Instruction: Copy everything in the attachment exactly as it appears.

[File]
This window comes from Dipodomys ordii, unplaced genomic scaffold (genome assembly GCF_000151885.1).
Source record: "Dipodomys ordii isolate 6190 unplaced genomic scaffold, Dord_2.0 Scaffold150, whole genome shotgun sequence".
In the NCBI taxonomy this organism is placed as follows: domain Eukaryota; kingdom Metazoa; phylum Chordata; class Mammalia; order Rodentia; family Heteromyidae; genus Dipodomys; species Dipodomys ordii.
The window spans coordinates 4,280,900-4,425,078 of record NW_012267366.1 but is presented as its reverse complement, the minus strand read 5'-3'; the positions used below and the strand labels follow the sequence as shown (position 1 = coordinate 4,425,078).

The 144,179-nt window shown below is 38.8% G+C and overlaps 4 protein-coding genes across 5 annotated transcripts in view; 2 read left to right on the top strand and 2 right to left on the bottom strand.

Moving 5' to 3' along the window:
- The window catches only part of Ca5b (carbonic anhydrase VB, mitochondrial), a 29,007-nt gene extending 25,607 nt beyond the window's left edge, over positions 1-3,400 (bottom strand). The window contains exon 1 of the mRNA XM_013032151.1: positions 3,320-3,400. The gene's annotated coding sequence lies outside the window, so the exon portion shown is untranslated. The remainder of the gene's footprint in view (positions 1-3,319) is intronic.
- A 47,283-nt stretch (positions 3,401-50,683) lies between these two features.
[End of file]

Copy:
This window comes from Dipodomys ordii, unplaced genomic scaffold (genome assembly GCF_000151885.1).
Source record: "Dipodomys ordii isolate 6190 unplaced genomic scaffold, Dord_2.0 Scaffold150, whole genome shotgun sequence".
In the NCBI taxonomy this organism is placed as follows: domain Eukaryota; kingdom Metazoa; phylum Chordata; class Mammalia; order Rodentia; family Heteromyidae; genus Dipodomys; species Dipodomys ordii.
The window spans coordinates 4,280,900-4,425,078 of record NW_012267366.1 but is presented as its reverse complement, the minus strand read 5'-3'; the positions used below and the strand labels follow the sequence as shown (position 1 = coordinate 4,425,078).

The 144,179-nt window shown below is 38.8% G+C and overlaps 4 protein-coding genes across 5 annotated transcripts in view; 2 read left to right on the top strand and 2 right to left on the bottom strand.

Moving 5' to 3' along the window:
- The window catches only part of Ca5b (carbonic anhydrase VB, mitochondrial), a 29,007-nt gene extending 25,607 nt beyond the window's left edge, over positions 1-3,400 (bottom strand). The window contains exon 1 of the mRNA XM_013032151.1: positions 3,320-3,400. The gene's annotated coding sequence lies outside the window, so the exon portion shown is untranslated. The remainder of the gene's footprint in view (positions 1-3,319) is intronic.
- A 47,283-nt stretch (positions 3,401-50,683) lies between these two features.